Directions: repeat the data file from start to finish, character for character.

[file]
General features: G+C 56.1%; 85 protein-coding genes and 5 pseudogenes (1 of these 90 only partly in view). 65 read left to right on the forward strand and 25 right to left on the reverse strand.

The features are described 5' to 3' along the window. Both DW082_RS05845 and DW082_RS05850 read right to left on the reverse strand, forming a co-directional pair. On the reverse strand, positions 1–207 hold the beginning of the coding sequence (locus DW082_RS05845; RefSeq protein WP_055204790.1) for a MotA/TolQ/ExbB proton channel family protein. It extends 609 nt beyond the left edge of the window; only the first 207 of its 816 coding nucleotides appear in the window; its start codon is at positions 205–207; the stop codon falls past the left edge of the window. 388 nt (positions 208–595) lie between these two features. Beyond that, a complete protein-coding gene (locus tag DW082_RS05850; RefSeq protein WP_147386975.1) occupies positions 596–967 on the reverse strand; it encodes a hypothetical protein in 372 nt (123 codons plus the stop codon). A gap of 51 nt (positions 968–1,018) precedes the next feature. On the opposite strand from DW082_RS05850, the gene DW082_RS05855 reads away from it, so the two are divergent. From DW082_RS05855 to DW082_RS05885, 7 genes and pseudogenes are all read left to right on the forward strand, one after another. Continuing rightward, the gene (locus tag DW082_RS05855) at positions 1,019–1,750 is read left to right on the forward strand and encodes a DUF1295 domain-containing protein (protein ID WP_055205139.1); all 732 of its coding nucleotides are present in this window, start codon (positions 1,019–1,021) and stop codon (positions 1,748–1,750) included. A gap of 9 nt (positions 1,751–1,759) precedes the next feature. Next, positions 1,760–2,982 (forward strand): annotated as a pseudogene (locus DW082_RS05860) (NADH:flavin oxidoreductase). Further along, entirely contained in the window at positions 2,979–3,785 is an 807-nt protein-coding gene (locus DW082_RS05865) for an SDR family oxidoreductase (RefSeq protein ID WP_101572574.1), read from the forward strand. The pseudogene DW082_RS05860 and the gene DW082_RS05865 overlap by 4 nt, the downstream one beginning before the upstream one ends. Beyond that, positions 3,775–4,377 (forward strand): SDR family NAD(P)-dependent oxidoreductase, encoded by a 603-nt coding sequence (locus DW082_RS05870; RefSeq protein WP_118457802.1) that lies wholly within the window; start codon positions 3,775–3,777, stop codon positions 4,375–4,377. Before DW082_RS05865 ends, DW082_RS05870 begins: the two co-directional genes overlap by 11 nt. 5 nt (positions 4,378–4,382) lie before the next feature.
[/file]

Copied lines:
General features: G+C 56.1%; 85 protein-coding genes and 5 pseudogenes (1 of these 90 only partly in view). 65 read left to right on the forward strand and 25 right to left on the reverse strand.

The features are described 5' to 3' along the window. Both DW082_RS05845 and DW082_RS05850 read right to left on the reverse strand, forming a co-directional pair. On the reverse strand, positions 1–207 hold the beginning of the coding sequence (locus DW082_RS05845; RefSeq protein WP_055204790.1) for a MotA/TolQ/ExbB proton channel family protein. It extends 609 nt beyond the left edge of the window; only the first 207 of its 816 coding nucleotides appear in the window; its start codon is at positions 205–207; the stop codon falls past the left edge of the window. 388 nt (positions 208–595) lie between these two features. Beyond that, a complete protein-coding gene (locus tag DW082_RS05850; RefSeq protein WP_147386975.1) occupies positions 596–967 on the reverse strand; it encodes a hypothetical protein in 372 nt (123 codons plus the stop codon). A gap of 51 nt (positions 968–1,018) precedes the next feature. On the opposite strand from DW082_RS05850, the gene DW082_RS05855 reads away from it, so the two are divergent. From DW082_RS05855 to DW082_RS05885, 7 genes and pseudogenes are all read left to right on the forward strand, one after another. Continuing rightward, the gene (locus tag DW082_RS05855) at positions 1,019–1,750 is read left to right on the forward strand and encodes a DUF1295 domain-containing protein (protein ID WP_055205139.1); all 732 of its coding nucleotides are present in this window, start codon (positions 1,019–1,021) and stop codon (positions 1,748–1,750) included. A gap of 9 nt (positions 1,751–1,759) precedes the next feature. Next, positions 1,760–2,982 (forward strand): annotated as a pseudogene (locus DW082_RS05860) (NADH:flavin oxidoreductase). Further along, entirely contained in the window at positions 2,979–3,785 is an 807-nt protein-coding gene (locus DW082_RS05865) for an SDR family oxidoreductase (RefSeq protein ID WP_101572574.1), read from the forward strand. The pseudogene DW082_RS05860 and the gene DW082_RS05865 overlap by 4 nt, the downstream one beginning before the upstream one ends. Beyond that, positions 3,775–4,377 (forward strand): SDR family NAD(P)-dependent oxidoreductase, encoded by a 603-nt coding sequence (locus DW082_RS05870; RefSeq protein WP_118457802.1) that lies wholly within the window; start codon positions 3,775–3,777, stop codon positions 4,375–4,377. Before DW082_RS05865 ends, DW082_RS05870 begins: the two co-directional genes overlap by 11 nt. 5 nt (positions 4,378–4,382) lie before the next feature.